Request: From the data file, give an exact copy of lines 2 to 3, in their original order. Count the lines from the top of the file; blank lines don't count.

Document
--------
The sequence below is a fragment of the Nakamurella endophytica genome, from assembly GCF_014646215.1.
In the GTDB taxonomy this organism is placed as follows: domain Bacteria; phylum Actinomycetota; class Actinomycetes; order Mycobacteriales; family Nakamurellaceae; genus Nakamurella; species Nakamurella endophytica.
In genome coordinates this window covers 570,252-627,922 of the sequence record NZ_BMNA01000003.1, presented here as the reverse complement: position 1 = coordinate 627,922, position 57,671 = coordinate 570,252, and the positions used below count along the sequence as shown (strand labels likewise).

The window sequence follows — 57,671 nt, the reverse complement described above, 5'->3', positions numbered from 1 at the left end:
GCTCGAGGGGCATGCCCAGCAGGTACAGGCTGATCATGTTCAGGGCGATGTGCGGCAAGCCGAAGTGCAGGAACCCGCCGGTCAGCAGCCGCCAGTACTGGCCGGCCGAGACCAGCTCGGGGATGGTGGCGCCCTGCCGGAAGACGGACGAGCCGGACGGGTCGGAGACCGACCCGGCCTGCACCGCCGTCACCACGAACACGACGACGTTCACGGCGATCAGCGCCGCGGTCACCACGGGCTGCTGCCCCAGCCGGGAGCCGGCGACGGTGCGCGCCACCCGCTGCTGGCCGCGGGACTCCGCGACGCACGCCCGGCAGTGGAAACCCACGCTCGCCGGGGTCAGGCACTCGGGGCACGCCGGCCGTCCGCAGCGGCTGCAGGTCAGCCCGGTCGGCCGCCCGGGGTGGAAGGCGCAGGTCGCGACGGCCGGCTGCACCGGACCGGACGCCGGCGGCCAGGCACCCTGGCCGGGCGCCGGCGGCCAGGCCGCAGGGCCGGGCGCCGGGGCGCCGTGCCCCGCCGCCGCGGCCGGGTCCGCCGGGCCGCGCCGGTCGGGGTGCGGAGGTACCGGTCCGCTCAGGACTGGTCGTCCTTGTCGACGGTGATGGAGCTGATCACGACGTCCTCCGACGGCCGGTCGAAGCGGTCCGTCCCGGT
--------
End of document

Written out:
In the GTDB taxonomy this organism is placed as follows: domain Bacteria; phylum Actinomycetota; class Actinomycetes; order Mycobacteriales; family Nakamurellaceae; genus Nakamurella; species Nakamurella endophytica.
In genome coordinates this window covers 570,252-627,922 of the sequence record NZ_BMNA01000003.1, presented here as the reverse complement: position 1 = coordinate 627,922, position 57,671 = coordinate 570,252, and the positions used below count along the sequence as shown (strand labels likewise).